There is a strong social gradient in the metabolic syndrome, which is not caused by differences in psychosocial or lifestyle factors.
It is well documented that individuals with higher social status have lower risk of coronary heart disease (CHD). This is generally not explained by differences in lifestyle factors such as smoking and lack of exercise. It has been suggested that some of the social gradient in CHD is caused by differences in psychosocial factors such as perceived stress, depression and lack of social network.
This study explores the socio-economic gradient in the metabolic syndrome and whether this is explained by differences in psychosocial factors or lifestyle factors. Results are based on examination of 6038 randomly selected healthy men and women in the Copenhagen City Heart Study, conducted in 2001-2003 in Copenhagen, Denmark.
Approximately 20% of study individuals had metabolic syndrome but among individuals with highest level of education (of five levels) only 10% had metabolic syndrome whereas among individuals with the lowest level of education 26% had metabolic syndrome. These percentages were similar in men and women.
Individuals with higher level of education were at considerably lower risk of having all of the factors included in the metabolic syndrome: abdominal obesity, hyper-lipidemia, hypertension, high blood-glucose, c-reactive protein and fibrinogen. We explored distribution of psychosocial factors and found that individuals with lower level of education scored higher on depression/fatigue scale and had poorer social network but there was no difference in reporting of perceived stress. As in most other studies, individuals with higher level of education tended to have a healthier lifestyle: they smoked less and exercised more but also drank more alcohol.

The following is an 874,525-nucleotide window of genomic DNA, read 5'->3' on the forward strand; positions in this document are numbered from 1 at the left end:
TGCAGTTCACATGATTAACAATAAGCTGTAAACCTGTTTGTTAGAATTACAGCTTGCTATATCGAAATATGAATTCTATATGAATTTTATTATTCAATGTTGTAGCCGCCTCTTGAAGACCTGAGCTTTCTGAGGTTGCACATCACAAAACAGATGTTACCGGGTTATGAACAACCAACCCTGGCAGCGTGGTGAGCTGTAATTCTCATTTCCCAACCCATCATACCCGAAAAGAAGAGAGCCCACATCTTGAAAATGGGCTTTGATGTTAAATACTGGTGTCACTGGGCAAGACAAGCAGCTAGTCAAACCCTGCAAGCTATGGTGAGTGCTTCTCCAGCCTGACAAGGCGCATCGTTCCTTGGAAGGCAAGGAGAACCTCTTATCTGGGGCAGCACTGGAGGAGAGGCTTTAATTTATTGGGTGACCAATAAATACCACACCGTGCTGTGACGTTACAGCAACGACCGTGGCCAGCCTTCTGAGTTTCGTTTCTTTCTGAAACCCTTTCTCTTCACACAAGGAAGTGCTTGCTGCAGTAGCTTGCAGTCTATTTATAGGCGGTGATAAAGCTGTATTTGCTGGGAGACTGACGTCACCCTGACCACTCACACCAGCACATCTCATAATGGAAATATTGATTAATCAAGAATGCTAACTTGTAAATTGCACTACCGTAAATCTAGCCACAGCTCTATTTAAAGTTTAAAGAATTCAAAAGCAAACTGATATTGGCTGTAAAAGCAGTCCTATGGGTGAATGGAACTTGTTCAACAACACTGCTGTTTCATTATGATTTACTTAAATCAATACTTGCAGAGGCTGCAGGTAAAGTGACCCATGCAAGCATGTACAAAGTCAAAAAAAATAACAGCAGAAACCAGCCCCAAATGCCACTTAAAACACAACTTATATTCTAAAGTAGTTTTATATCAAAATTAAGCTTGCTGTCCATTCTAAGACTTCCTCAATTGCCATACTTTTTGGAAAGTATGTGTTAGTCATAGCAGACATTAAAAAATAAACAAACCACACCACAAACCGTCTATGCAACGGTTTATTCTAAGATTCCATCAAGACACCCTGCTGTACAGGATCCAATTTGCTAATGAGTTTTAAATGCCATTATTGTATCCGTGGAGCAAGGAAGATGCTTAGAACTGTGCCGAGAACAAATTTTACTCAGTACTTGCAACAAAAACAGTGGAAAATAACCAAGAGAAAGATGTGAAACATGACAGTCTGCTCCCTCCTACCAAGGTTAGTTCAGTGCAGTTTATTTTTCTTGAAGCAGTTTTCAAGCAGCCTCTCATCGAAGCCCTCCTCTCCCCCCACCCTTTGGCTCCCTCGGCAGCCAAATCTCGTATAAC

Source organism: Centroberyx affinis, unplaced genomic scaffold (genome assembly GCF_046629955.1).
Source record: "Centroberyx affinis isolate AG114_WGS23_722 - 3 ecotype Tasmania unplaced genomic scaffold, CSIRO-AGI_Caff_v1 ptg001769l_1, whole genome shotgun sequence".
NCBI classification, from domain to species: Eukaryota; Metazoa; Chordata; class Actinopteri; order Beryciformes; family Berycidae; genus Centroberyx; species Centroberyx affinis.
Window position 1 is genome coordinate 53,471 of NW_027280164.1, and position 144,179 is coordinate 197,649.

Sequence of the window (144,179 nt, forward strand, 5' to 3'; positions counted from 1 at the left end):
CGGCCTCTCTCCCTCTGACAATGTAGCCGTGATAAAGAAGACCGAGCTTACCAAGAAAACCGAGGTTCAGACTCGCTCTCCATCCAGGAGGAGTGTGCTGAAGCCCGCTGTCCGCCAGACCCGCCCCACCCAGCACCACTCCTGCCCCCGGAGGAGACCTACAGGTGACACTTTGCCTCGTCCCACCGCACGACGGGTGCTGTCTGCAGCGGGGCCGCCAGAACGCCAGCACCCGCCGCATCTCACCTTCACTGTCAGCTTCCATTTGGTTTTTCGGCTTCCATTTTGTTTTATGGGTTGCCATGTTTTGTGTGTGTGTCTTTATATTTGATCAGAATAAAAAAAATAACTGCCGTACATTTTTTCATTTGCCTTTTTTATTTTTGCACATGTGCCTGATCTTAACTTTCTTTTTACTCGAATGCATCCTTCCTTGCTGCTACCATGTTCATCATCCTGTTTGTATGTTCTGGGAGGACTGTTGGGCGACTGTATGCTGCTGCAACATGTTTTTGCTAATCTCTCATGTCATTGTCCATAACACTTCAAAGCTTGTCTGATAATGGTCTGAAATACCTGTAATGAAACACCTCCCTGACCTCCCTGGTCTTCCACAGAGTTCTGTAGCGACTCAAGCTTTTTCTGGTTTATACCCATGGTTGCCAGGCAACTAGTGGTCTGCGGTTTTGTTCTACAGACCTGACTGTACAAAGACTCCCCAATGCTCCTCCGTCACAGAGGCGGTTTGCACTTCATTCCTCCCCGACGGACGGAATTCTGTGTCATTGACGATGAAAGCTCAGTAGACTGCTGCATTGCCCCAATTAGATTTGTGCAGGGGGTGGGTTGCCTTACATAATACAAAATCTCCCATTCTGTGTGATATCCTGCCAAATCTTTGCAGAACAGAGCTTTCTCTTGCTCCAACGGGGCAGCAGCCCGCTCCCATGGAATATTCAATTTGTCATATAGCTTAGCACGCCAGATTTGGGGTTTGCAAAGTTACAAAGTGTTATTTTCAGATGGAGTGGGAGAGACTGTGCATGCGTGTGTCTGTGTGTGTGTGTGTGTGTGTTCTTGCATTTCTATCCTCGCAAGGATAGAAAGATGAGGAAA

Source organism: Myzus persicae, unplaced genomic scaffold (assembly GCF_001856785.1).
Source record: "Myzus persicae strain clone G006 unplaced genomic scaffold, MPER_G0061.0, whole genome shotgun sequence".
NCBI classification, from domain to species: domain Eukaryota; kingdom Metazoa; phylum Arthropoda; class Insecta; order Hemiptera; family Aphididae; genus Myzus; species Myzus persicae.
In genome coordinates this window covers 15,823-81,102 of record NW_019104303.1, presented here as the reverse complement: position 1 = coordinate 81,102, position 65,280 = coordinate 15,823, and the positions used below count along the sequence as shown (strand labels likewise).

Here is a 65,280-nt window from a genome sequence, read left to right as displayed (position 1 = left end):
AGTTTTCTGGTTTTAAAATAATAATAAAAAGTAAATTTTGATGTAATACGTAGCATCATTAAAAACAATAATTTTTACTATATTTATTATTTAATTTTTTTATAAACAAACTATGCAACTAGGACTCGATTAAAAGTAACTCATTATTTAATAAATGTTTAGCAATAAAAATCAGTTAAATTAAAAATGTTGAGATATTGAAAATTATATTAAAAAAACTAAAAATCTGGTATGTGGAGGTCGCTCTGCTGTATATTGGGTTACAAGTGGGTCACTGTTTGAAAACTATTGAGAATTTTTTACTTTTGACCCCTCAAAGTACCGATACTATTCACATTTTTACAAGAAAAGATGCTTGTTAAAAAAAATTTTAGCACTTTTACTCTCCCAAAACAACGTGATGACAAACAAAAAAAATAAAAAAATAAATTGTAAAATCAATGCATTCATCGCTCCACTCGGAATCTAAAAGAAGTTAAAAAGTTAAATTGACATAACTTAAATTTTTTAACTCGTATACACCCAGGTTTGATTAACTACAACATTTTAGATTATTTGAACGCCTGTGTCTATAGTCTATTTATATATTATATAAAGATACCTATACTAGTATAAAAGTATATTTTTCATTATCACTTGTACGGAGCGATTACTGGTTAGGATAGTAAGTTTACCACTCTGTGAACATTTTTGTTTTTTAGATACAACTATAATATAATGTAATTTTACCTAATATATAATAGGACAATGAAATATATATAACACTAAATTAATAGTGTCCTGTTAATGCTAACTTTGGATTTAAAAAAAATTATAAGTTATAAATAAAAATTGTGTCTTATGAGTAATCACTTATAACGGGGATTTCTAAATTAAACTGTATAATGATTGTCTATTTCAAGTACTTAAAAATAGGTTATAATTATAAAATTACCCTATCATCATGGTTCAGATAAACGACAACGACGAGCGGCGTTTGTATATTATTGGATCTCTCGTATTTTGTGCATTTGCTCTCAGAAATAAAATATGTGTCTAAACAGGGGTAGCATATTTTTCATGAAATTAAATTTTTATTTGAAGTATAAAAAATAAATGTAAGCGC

When combining the factors in the metabolic syndrome, individuals with the highest level of education had 68% lower risk of having the metabolic syndrome than individuals with the lowest educational level. Surprisingly, this difference was not explained by differences in lifestyle or psychosocial factors: when taking these factors into account individuals with highest level of education still had 60% lower risk of having the metabolic syndrome. This is equal to a 2.5 higher risk of metabolic syndrome in the lowest socio-economic position compared to the highest.
In conclusion, this study confirms that cardiovascular risk factors tend to accumulate with lower socio-economic position. This is particularly true for the cluster of risk factors in the metabolic syndrome. Although both psychosocial stressors and life-style factors such as smoking, lack of exercise and alcohol consumption are important in linking social position and cardiovascular health, these risk factors do not offer simple answers for how individuals at lower social positions are at increased risk for the metabolic syndrome.
Source: Eurekalert & othersLast reviewed: By John M. Grohol, Psy.D. on 21 Feb 2009
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